It’s not hard to tell why the post-match interviews by coaches Prosper Ogum and Samuel Boadu of Asante Kotoko and Hearts of Oak respectively, have dominated social media conversations after Sunday’s Super Clash at the Accra Sports Stadium.
I can’t take away any one’s right to an opinion and even to cherry-pick, but if heat, not light, is what grabs our attention, highlighting so-called trash-talk and further have fans and journalists trade insults on social media, then it’s clear what really matters to us.
And that’s who we’re. Never seeking to improve or build on anything as a society. Rather, always choosing to dwell on less important things that only leave us nowhere. It’s why I’ve called Sunday’s game a Super Clash by God’s grace. It was a Super Clash by God’s because no real thinking went into the planning of the game.
Two significant things, before fans take their seats at the stadium or before a ball is kicked by the teams, were poorly handled: ticketing and security. I didn’t expect much but from ticketing to manning of the gates – notably the designated media entrance, everything was left to God’s abiding grace. These issues should matter more to us.
I expect the media to flag these issues and be concerned about how accreditation was handled for instance. After all, if Boadu disrespected Ogum, we must accept that he probably didn’t take kindly to Ogum’s claim that Hearts of Oak were at their best because of the opponent. It’s a non-issue. More serious issues must engage our attention.
God’s grace is ever-present yet ticketing and security at our biggest league game can’t be left to chance. We must think, plan and ensure order. How we’ve had the Super Clash for more than 60 years and still can’t handle tickets and security matters without stress, amplifies leadership’s carelessness and the bogus systems they put in place.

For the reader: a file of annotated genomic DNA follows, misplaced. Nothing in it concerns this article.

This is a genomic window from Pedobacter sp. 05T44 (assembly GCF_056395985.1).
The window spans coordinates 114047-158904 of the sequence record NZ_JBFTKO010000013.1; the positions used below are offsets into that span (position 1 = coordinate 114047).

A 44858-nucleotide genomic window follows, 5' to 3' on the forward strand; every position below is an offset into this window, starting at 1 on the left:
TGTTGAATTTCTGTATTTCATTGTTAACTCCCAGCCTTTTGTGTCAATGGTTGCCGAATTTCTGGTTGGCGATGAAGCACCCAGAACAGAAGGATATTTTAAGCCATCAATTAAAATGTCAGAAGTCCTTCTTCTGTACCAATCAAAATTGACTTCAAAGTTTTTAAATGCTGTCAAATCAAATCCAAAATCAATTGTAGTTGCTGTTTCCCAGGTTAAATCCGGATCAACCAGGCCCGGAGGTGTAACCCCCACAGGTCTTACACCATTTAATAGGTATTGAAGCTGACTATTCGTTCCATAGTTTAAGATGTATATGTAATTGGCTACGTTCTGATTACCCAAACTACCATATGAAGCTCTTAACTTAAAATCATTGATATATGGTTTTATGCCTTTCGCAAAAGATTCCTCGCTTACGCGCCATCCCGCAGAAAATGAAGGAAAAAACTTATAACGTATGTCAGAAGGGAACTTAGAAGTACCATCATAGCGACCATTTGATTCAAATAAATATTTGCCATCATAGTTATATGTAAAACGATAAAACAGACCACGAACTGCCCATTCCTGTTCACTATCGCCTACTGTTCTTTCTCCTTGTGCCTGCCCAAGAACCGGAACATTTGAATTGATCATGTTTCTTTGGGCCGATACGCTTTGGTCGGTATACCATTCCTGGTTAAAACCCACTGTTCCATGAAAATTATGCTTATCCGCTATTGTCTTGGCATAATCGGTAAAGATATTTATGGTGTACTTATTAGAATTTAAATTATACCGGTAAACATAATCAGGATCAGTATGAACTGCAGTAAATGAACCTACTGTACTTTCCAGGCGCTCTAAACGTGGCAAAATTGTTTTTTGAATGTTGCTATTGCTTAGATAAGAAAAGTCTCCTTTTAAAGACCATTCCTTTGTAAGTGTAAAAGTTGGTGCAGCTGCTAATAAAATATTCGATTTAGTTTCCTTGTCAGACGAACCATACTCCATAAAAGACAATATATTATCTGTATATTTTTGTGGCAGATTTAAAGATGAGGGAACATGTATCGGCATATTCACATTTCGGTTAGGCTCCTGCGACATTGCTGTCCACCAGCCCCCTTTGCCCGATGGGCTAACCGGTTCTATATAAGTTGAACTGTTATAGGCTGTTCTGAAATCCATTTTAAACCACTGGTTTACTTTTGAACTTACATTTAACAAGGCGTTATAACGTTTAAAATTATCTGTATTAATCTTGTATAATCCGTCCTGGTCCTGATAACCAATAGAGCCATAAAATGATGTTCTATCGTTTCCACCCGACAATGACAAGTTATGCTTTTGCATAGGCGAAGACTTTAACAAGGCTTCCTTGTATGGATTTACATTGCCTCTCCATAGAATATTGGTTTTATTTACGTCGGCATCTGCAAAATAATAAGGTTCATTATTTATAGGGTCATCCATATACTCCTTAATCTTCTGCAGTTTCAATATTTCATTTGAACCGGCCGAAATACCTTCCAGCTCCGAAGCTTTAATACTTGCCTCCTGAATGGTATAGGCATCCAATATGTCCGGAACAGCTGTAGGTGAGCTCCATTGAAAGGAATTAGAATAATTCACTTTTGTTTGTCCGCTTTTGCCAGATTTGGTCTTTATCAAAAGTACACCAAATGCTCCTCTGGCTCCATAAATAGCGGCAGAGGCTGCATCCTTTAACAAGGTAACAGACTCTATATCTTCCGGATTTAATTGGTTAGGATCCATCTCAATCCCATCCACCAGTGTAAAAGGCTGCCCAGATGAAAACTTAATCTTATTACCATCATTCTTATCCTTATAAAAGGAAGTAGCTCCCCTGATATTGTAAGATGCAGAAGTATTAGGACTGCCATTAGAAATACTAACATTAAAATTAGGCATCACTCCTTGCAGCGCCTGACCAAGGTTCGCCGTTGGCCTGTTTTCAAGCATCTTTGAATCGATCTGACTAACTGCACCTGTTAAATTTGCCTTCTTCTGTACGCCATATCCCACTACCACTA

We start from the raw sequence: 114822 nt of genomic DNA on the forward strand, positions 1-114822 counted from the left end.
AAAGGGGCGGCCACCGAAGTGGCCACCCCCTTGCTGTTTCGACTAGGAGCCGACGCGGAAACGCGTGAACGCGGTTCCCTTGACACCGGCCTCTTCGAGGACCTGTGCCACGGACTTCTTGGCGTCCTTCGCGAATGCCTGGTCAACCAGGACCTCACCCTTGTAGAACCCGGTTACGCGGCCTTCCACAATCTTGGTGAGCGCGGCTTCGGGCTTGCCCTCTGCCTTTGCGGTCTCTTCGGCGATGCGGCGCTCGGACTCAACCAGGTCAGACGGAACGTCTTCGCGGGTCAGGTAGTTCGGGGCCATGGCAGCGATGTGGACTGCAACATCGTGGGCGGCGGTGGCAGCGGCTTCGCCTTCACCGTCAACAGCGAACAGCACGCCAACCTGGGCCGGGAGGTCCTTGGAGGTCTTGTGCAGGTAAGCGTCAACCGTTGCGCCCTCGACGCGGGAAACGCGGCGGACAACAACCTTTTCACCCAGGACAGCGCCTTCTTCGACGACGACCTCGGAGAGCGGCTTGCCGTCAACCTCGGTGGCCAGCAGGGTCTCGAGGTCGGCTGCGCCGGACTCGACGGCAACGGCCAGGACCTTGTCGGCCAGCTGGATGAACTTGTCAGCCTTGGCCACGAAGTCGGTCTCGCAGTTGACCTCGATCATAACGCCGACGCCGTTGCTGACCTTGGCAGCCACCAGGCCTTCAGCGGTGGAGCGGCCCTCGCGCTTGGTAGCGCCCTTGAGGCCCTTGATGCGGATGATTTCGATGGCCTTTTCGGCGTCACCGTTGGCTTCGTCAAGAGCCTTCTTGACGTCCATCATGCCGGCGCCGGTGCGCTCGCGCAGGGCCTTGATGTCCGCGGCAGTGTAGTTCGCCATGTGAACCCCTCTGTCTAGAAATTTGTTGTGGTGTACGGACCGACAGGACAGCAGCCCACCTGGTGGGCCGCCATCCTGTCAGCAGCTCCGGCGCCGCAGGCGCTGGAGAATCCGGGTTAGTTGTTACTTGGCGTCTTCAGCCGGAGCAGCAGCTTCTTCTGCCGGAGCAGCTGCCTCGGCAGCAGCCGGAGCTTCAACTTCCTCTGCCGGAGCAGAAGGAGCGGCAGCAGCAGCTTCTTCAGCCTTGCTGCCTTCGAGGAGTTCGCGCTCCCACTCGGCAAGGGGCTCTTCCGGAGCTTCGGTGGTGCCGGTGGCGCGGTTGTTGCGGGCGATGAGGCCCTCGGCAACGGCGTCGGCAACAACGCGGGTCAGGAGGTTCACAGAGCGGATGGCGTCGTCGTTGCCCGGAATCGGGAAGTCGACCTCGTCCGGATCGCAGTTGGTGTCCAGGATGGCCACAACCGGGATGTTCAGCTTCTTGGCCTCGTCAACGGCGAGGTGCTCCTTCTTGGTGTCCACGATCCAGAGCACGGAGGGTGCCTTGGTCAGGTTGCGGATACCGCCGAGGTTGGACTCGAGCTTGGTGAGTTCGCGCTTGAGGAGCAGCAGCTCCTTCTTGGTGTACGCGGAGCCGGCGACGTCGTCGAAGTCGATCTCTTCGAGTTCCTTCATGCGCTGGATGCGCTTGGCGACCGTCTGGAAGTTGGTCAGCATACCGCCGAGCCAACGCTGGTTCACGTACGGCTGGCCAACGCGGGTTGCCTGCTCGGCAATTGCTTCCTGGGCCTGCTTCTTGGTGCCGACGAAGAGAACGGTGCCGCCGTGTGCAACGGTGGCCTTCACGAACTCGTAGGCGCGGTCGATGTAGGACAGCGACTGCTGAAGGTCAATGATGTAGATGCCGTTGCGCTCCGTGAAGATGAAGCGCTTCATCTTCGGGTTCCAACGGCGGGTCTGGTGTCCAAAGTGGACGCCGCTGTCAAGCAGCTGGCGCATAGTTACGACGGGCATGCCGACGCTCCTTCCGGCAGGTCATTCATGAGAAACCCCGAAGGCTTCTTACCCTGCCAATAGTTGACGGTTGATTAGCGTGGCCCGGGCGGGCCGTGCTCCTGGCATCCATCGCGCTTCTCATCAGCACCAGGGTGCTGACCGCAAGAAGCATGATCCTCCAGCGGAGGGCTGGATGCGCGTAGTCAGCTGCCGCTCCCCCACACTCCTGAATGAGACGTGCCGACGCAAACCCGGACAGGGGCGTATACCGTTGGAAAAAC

Until Friday evening, a 25-percent-capacity seating had been agreed on by stakeholders because of Covid-19 restrictions. That changed to full-capacity admission per the National Sports Authority (NSA) very late notice. How the NSA expected tickets to be printed was baffling. Their late call meanwhile killed senseless hikes in ticket prices – exposing greedy, hungry folks who had hoarded tickets to sell to desperate fans.
Stakeholders, notably the Ghana Football Association (GFA), the Ministry of Youth and Sports; and the NSA must be concerned that Sunday’s Super Clash thrived on no real planning. It’s good nothing ugly happened but there were chaos at the media gate. Security was left to chance.
Fatigue-looking military, police and private security men seemed clueless as duly accredited journalists stayed in queues for no apparent reason. Others were even whipped with canes. I reported at midday but I was pointlessly stuck at one place – less than 50 metres from the entrance – for nearly two hours without explanation.
How is it difficult to usher accredited media personnel at a big game into a stadium? How hard is it to print tickets and sell to fans without drama? How do others do quite well in organising big events with little or no stress that we can’t copy? The Super Clash is one football event that has seen 127 people die at a go; sadly, we’ve learnt no lesson.
Ticketing, security still leave much to be desired. We’ve got to sit, think, and plan this game. People tasked to handle everything on the game must be seen to be working. We’ve thrived at the Super Clash due to God’s grace. Sunday’s edition was no exception. In the match itself, it was an act of grace that, the post denied Hearts of Oak a goal.
Asante Kotoko, in my view, weren’t so hungry to win. We weren’t.
By Jerome Otchere, Football journalist